Doctor fraud case: what happens to patient records?

Patients of Dr. Farid Fata learn feds have their medical records

By Tony Statz - Producer


All of Metro Detroit has been following the case of Dr. Farid Fata, the cancer doctor accused of intentionally misdiagnosing patients as part of a health care fraud scheme.

He's being held on $9 million bond. As his patients, former patients, and their relatives try to make sense of what happened, they've discovered their medical records are now in the hands of the Department of Justice.

Of course, those files are evidence in the case, but it means they need to work with the feds to get the information they need for medical care, possible legal action, or to answer their unanswered questions about treatment from Dr. Fata.

"I really don't know if I'm cancer free or really what is going on," said Alice Adams, a former patient of Dr. Fata's.

She's been in an emotional tailspin ever since the doctor's arrest in early August. Adams was being treated for breast cancer and went to Dr. Fata at his HematologyOncology Center for a second opinion.

Now, her records and thousands more are in the hands of the Department of Justice.

"I've actually contacted them twice and they just tell me when they locate my records they will contact me and I will have to go downtown to pick them up," said Adams.

Feds working on requests for records

Adams is following the process federal agents have set up to make sure people can get copies of their medical records. There is a message on a Department of Justice hotline that outlines what they need to do. Please read the following information very carefully about how to request medical records.

The basic process works like this, patients with ongoing medical needs will be directed to two phone lines. They will be instructed to leave the patient name, address, phone number and email. Someone from the Department of Justice will call in a day or two to get more information. Then, the FBI will work on retrieving the records and getting them to the patient or the patient's family.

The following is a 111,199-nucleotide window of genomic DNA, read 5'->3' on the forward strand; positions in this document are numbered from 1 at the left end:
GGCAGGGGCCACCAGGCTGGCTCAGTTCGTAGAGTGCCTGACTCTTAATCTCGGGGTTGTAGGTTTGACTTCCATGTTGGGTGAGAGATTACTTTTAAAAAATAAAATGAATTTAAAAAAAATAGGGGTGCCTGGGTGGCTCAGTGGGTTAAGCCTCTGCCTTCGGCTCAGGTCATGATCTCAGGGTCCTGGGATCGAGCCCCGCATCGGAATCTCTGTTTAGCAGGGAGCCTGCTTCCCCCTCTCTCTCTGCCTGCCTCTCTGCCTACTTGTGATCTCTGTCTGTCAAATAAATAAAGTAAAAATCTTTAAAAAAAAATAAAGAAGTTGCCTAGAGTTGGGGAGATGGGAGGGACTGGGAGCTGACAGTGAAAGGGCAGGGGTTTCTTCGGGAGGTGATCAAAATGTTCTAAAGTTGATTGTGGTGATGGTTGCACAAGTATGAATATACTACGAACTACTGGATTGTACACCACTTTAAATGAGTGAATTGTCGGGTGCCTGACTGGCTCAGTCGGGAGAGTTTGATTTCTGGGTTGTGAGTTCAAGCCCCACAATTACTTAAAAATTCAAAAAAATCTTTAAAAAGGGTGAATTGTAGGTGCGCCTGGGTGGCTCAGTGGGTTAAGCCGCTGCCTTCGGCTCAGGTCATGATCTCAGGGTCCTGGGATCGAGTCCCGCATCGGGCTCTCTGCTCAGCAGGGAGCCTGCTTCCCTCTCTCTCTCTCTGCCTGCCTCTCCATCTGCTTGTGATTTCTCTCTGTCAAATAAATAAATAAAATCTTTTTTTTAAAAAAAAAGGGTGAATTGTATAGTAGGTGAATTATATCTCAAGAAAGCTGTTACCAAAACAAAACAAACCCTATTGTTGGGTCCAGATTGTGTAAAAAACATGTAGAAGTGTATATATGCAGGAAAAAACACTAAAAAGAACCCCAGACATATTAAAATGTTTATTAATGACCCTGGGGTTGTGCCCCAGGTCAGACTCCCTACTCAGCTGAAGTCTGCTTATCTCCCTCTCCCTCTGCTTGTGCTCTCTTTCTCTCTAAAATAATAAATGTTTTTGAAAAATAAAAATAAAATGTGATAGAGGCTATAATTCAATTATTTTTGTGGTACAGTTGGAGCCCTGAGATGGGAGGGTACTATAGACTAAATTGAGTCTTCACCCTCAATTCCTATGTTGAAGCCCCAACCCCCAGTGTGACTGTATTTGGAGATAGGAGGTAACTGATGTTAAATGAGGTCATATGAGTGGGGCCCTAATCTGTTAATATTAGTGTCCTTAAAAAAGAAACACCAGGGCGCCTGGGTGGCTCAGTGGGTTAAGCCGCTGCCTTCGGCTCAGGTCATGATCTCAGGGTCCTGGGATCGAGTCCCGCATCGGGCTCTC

Patients who are in the middle of treatment are being given first priority. If you are a past patient of Dr. Fata, or the family of someone who has passed, you can send your request via email. Those requests will be handled as quickly as possible after those of people who need urgent medical care.

Protecting your own medical records

The case surrounding Dr. Fata is certainly rare, and most patients should not be faced with such a disturbing situation. However, all of you might think about protecting your own medical records.

"It's important to keep a copy of your own medical records when you have complicated medical problems," said Local 4's Dr. Frank McGeorge.

He says having your own copy of your medical records can make things easier if you need a second opinion, change doctors, or seek treatment out-of-state.

"If you have a complicated illness like cancer, you absolutely should have things like your cat scans, MRI's, and even the initial consultation," said the doctor.

While Dr. McGeorge says you should know your medical history and keep important medical records, he says you might not want to spend too much time reading through the complicated medical language.

"You should not over-read them because, frankly, there's a lot of scary words in them. If you over read them you're going to become paranoid and upset. Sometimes, the best thing to do is to turn the interpretation of them over to an expert." said Dr. McGeorge.

Meanwhile, Adams says she won't let this setback stop her fight to beat cancer.

"I'm just believing on God. That's he going to take care of me!"

Department of Justice contact information

Patients who have questions concerning their medical records and/or information regarding this investigation and prosecution can call the United States Attorney's Office Information Line at 888-702-0553.

That hotline will direct you to these two numbers if you are a current patient in the middle of medical treatment 313-496-4348 or 313-226-9633.

If you are a former patient or if your loved one is deceased, you can send an email to

If you do not have access to email, you can use the first two numbers to leave your request.

The Department of Justice also asks that if you call to make a request, do not call again. If you leave multiple messages, there could be overlap and confusion about your request.

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